Adding Comments to the Web
First Public Draft July 26, 1996
(last modified September 10)
Misha Glouberman: misha@the-wire.com

It should be possible for anyone to add comments to any page on the Web. It's a single change that would make a tremendous difference to what our media will be like for years to come. Making it happen would be easier than you might think.


Introduction/Overview
Comments and The Future of the Web
Implementation: How Comments Might Work
Basic Functions
Filtering Comments
Technological Challenges
Viability: Who Would Pay for it?
Current Projects and Readings

NEW: Read the Web-Comments FAQ




Introduction/Overview

hack politics
by hacking
technology
The Net is rushing into the mainstream, and Internet technologies are likely to define mass media for years to come. Given the influence of media on our political life, we are at a critical moment, one where we can hack politics by hacking technology- the right software changes here and there could have profound impacts on our culture.


The right change is to bring a little Usenet to the Web. New software could allow users to add comments to any web page. This won't matter much today, when the web is still on the fringes of communication. But it will matter tremendously when the web becomes a legitimate and important part of commercial mass media.

bring a
little Usenet
to the Web
In this paper, I describe how a web-commenting system might work and argue that it is technologically and economically viable. The system would store comments in an independent database, ensuring that any could be commented on without the involvement of the page's maintainer. A browser plug-in would provide an easy-to-use interface to create the impression of a seamless connection between web pages and the comments database. Software filters would sort comments for relevance and credibility.


One-way mass media have become an ever-more important force in our culture. We have a change to change that dramatically, by adding the capacity for large-scale many-to-many discussion to our next mass medium. This paper is divided into separate sections on the political importance of a commenting system, and its technical implemenation, but these elements are inseparable. Systems for web-comments are a polically critical. Their politics should not be left up to technological accident.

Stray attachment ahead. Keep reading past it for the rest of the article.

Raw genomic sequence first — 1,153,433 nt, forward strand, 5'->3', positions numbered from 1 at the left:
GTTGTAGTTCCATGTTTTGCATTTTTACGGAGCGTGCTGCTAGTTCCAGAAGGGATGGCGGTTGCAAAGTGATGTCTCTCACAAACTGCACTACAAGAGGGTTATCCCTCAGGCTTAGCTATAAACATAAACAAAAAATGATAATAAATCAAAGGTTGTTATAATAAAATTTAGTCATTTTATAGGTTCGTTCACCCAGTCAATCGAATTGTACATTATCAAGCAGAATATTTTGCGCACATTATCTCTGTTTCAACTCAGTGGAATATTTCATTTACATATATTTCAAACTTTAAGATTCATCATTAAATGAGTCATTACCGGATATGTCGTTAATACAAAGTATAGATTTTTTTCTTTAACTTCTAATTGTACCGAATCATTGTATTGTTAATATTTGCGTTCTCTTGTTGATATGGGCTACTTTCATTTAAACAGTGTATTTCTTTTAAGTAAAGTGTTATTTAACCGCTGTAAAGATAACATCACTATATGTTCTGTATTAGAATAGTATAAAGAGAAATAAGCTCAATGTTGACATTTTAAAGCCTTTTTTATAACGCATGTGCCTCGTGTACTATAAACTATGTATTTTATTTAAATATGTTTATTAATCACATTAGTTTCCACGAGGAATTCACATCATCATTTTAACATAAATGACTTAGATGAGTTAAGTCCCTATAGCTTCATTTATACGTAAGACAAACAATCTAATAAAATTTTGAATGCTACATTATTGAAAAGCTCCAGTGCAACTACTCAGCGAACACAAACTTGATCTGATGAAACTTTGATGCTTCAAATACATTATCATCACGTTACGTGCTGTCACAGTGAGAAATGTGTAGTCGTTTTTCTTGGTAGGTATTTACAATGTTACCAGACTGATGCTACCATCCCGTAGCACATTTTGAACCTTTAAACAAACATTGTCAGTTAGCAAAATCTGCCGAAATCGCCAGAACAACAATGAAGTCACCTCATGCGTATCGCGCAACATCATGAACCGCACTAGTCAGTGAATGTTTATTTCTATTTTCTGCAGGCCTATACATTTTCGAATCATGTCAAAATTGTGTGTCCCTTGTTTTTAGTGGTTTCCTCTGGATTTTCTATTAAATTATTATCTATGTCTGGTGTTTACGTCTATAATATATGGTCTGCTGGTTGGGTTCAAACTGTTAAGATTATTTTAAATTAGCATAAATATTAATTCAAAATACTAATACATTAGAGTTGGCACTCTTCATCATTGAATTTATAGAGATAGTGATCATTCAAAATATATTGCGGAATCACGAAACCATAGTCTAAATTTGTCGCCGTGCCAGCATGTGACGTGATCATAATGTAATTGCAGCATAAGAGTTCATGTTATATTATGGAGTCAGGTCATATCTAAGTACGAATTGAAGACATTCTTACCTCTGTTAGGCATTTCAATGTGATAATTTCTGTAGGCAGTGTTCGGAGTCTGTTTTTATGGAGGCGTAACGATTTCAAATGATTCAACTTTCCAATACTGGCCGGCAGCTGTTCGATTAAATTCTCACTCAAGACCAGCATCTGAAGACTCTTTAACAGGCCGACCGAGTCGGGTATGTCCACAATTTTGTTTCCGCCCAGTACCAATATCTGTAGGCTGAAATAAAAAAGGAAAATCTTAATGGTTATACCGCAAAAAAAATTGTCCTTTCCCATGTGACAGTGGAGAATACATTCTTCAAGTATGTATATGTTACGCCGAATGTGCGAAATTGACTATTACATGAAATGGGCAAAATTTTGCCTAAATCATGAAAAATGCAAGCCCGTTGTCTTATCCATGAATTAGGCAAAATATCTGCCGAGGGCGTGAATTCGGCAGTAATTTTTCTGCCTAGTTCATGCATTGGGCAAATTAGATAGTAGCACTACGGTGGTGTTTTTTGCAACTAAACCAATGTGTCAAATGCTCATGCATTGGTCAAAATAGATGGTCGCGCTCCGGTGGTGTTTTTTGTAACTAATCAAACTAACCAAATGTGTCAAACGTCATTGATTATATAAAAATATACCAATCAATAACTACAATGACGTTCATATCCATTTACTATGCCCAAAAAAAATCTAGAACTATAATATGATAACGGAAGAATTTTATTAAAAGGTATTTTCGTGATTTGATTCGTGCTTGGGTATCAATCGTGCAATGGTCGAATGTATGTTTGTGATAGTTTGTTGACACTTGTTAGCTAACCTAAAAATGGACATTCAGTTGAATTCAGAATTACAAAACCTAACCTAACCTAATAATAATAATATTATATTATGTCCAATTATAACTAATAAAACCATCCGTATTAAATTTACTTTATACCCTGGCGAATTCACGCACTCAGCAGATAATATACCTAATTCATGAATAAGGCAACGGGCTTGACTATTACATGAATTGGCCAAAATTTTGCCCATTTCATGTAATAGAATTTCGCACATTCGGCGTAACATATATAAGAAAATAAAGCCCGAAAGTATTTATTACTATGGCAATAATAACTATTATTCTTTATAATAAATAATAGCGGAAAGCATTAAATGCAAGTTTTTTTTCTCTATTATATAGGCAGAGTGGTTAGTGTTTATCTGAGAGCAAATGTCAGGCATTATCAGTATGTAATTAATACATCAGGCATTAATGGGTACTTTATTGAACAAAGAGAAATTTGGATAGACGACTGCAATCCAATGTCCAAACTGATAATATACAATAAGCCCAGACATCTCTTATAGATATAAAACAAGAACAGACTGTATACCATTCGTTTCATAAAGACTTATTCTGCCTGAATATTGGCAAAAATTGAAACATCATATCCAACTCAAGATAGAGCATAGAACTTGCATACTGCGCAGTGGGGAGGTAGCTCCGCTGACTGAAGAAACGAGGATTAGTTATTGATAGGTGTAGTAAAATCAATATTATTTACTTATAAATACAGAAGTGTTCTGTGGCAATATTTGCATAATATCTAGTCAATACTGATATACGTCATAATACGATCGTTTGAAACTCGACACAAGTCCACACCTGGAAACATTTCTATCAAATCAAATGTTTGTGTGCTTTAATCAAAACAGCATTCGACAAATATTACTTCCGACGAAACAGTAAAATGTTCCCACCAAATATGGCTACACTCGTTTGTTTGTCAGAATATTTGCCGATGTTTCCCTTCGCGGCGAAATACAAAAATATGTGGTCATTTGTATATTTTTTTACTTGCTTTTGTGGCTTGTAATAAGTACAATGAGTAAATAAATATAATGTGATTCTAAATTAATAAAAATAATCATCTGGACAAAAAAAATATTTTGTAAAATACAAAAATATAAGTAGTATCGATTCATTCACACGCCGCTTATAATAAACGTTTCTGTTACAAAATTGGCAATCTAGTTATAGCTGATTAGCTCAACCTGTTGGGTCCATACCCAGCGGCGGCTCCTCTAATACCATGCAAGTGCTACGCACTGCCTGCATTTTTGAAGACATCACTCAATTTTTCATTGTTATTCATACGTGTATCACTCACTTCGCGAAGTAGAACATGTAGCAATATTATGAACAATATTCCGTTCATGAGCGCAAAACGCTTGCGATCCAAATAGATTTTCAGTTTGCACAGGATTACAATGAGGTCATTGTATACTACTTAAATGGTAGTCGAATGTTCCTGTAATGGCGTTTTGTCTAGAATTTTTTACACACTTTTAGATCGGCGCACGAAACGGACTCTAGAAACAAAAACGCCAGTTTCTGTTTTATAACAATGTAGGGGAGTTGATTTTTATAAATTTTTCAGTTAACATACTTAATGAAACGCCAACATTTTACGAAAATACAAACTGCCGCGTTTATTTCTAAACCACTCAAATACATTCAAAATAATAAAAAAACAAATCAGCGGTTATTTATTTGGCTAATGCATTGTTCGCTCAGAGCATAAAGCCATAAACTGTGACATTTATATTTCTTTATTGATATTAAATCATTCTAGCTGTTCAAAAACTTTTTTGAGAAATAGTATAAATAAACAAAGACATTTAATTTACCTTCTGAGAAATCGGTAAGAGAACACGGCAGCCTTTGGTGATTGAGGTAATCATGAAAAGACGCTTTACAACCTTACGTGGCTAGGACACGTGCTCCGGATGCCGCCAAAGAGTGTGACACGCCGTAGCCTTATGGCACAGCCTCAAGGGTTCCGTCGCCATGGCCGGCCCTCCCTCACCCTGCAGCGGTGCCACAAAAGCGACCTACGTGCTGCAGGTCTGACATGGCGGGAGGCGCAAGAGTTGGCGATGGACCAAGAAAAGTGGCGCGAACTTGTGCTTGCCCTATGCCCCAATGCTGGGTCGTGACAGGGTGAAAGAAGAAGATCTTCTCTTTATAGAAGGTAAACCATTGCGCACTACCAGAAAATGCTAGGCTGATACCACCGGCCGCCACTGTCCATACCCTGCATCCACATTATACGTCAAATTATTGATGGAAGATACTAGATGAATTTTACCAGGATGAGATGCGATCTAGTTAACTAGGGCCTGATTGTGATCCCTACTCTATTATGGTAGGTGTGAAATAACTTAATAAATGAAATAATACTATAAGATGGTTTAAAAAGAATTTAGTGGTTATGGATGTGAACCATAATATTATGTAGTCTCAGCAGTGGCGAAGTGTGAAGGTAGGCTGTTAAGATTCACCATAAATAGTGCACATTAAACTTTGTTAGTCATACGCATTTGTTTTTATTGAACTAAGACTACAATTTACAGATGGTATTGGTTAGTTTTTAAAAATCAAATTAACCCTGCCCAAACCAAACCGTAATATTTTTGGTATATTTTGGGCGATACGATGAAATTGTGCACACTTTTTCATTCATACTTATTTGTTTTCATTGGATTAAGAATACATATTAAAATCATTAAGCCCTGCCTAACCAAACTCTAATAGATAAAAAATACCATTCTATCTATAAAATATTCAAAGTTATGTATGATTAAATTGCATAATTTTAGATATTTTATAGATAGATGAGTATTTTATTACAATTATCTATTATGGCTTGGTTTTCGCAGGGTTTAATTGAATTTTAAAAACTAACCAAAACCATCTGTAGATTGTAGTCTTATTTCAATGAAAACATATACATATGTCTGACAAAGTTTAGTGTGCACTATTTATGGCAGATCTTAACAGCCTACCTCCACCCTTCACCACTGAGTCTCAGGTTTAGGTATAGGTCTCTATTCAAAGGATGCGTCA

Comments and The Future of The Web


Everyone who cares about the future of the net has their own visions of what it might someday become. Here is what fueled my first fantasies of the future of a mainstream net: I remember watching TV after I'd first discovered the newsgroups. Everything I saw seemed to scream for a Usenet-style response. I watched an infomercial for a hundred-dollar machine that would let you do sit-ups and another selling five-dollar-a-minute psychic advice to people with financial troubles. I watched one-sided political "debates". I watched ad after ad and news story after news story, itching to read the follow-up article. There wasn't one. Seized by technological utopianism that was a little less embarrassing in '92, I imagined that some day the Net would merge with our TV sets, sit front and center in our living rooms, and transform broadcast media with many-to-many forums. Some day everything would be published on the Internet. You would have the option of reading what other people have said whenever you read a newspaper editorial, or a political speech, or an advertisement, and be able to add your own comments, too.

...as central
to our lives
as television
is today.
Back then, the idea that someday everything would be published on the net was just a dream. Today, that dream is shared by entertainment conglomerates and technology juggernauts who are investing millions of dollars in making it come true. If they're right, the net's acceleration into the mainstream of media life will indeed continue until it is as central to our lives as television is today.


But the Worldwide Web has transformed what that dream might mean. Just a couple of years ago, when people said they read something on the Internet, they typically meant the Usenet groups. Now they mean the Web. This is a terrible shame. For all its wonders, the Web missed out on what was most exciting about the Usenet: The newsgroups offer something that has never existed on the scale in which they function: they are truly a many-to-many medium: You can respond to any message you read. And so can anyone else. Anyone with a threaded newsreader sees the responses immediately adjacent to the original post. You're accountable for everything you say on Usenet, and it's hard to get away with bullshitting.